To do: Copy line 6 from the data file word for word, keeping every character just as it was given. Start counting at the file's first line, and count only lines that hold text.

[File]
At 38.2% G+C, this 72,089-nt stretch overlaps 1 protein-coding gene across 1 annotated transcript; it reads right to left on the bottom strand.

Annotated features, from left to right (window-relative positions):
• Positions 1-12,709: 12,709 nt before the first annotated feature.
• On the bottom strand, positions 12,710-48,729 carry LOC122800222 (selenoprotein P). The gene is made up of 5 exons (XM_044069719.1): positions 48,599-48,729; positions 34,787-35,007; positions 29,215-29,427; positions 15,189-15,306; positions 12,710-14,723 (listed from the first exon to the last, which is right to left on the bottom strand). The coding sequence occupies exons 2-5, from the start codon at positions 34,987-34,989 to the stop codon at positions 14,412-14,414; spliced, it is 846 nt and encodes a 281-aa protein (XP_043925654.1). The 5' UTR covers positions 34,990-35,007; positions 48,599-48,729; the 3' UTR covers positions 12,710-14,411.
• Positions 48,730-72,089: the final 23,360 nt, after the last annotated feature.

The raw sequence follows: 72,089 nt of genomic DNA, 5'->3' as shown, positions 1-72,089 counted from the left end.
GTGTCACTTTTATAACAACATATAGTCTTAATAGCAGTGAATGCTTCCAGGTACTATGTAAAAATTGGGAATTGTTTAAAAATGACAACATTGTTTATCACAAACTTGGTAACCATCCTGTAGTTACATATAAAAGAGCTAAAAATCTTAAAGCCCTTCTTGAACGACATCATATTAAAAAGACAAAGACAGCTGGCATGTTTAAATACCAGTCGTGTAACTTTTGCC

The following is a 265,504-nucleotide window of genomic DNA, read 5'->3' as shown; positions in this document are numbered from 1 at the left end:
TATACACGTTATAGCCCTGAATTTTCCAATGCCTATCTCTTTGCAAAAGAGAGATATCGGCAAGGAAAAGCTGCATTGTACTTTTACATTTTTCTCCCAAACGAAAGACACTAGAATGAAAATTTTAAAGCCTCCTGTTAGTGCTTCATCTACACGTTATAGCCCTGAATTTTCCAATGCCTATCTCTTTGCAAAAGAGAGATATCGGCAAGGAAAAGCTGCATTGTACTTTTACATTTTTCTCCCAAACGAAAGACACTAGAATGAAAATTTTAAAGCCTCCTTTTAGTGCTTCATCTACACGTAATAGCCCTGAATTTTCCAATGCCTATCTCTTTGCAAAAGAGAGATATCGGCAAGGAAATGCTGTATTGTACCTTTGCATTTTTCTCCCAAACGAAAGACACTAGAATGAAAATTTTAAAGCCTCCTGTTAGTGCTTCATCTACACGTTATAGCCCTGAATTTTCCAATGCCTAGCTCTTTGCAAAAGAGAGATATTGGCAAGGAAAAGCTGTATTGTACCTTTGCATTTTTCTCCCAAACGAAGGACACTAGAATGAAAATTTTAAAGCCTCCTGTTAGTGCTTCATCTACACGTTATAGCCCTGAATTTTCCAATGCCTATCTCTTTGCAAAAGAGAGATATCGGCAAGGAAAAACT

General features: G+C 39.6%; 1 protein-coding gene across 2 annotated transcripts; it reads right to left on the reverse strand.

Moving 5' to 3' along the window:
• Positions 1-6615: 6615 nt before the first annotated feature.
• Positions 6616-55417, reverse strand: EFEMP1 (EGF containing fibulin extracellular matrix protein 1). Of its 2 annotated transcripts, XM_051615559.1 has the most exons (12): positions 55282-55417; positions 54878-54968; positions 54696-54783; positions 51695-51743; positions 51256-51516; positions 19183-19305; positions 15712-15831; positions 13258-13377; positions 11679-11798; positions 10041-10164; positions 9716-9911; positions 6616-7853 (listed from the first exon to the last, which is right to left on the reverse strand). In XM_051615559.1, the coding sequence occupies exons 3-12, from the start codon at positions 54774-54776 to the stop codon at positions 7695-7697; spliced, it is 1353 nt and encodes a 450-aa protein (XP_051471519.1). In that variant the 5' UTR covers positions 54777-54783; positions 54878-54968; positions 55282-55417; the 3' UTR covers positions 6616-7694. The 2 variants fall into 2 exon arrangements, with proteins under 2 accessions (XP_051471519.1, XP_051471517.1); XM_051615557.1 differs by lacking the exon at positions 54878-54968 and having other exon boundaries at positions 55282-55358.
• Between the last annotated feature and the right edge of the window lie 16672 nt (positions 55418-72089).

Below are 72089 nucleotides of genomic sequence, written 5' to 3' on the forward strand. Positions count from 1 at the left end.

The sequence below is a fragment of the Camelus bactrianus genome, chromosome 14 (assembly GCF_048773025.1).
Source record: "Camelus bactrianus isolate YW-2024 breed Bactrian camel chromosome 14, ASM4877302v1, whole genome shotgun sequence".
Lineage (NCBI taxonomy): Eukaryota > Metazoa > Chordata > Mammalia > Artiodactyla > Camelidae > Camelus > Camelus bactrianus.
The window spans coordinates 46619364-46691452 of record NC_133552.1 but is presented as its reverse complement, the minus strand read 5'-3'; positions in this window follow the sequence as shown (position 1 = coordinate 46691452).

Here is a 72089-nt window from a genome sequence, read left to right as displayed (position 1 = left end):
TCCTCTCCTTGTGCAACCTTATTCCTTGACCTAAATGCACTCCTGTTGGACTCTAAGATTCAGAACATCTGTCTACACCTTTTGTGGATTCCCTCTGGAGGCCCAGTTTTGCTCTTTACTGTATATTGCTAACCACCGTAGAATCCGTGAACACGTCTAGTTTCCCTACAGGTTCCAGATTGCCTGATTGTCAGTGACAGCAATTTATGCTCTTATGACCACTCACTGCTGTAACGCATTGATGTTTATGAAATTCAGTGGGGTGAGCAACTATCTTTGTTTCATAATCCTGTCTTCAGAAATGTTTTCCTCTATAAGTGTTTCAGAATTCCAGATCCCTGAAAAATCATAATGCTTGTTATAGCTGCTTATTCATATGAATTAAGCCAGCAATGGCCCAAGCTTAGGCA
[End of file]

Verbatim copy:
The raw sequence follows: 72,089 nt of genomic DNA, 5'->3' as shown, positions 1-72,089 counted from the left end.